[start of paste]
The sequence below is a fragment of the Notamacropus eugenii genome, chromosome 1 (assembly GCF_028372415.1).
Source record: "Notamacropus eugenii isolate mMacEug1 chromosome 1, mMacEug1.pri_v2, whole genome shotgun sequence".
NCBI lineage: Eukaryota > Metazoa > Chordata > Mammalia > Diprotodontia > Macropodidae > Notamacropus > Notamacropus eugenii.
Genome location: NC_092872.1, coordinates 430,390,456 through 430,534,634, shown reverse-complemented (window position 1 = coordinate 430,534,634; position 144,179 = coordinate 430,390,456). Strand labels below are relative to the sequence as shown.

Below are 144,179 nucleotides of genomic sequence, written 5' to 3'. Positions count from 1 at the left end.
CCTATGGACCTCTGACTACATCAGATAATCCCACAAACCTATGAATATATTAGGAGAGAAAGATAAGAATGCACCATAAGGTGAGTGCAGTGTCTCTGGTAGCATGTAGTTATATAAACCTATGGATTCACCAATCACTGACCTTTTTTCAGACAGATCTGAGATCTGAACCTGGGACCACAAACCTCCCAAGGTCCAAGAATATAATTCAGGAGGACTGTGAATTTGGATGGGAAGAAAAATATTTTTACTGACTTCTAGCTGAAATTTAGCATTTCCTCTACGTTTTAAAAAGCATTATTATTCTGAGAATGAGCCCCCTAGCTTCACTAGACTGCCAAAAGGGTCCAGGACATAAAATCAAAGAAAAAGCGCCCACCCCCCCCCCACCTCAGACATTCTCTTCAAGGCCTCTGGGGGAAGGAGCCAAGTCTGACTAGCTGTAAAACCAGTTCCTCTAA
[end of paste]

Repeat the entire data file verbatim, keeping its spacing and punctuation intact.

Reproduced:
The sequence below is a fragment of the Notamacropus eugenii genome, chromosome 1 (assembly GCF_028372415.1).
Source record: "Notamacropus eugenii isolate mMacEug1 chromosome 1, mMacEug1.pri_v2, whole genome shotgun sequence".
NCBI lineage: Eukaryota > Metazoa > Chordata > Mammalia > Diprotodontia > Macropodidae > Notamacropus > Notamacropus eugenii.
Genome location: NC_092872.1, coordinates 430,390,456 through 430,534,634, shown reverse-complemented (window position 1 = coordinate 430,534,634; position 144,179 = coordinate 430,390,456). Strand labels below are relative to the sequence as shown.

Below are 144,179 nucleotides of genomic sequence, written 5' to 3'. Positions count from 1 at the left end.
CCTATGGACCTCTGACTACATCAGATAATCCCACAAACCTATGAATATATTAGGAGAGAAAGATAAGAATGCACCATAAGGTGAGTGCAGTGTCTCTGGTAGCATGTAGTTATATAAACCTATGGATTCACCAATCACTGACCTTTTTTCAGACAGATCTGAGATCTGAACCTGGGACCACAAACCTCCCAAGGTCCAAGAATATAATTCAGGAGGACTGTGAATTTGGATGGGAAGAAAAATATTTTTACTGACTTCTAGCTGAAATTTAGCATTTCCTCTACGTTTTAAAAAGCATTATTATTCTGAGAATGAGCCCCCTAGCTTCACTAGACTGCCAAAAGGGTCCAGGACATAAAATCAAAGAAAAAGCGCCCACCCCCCCCCCACCTCAGACATTCTCTTCAAGGCCTCTGGGGGAAGGAGCCAAGTCTGACTAGCTGTAAAACCAGTTCCTCTAA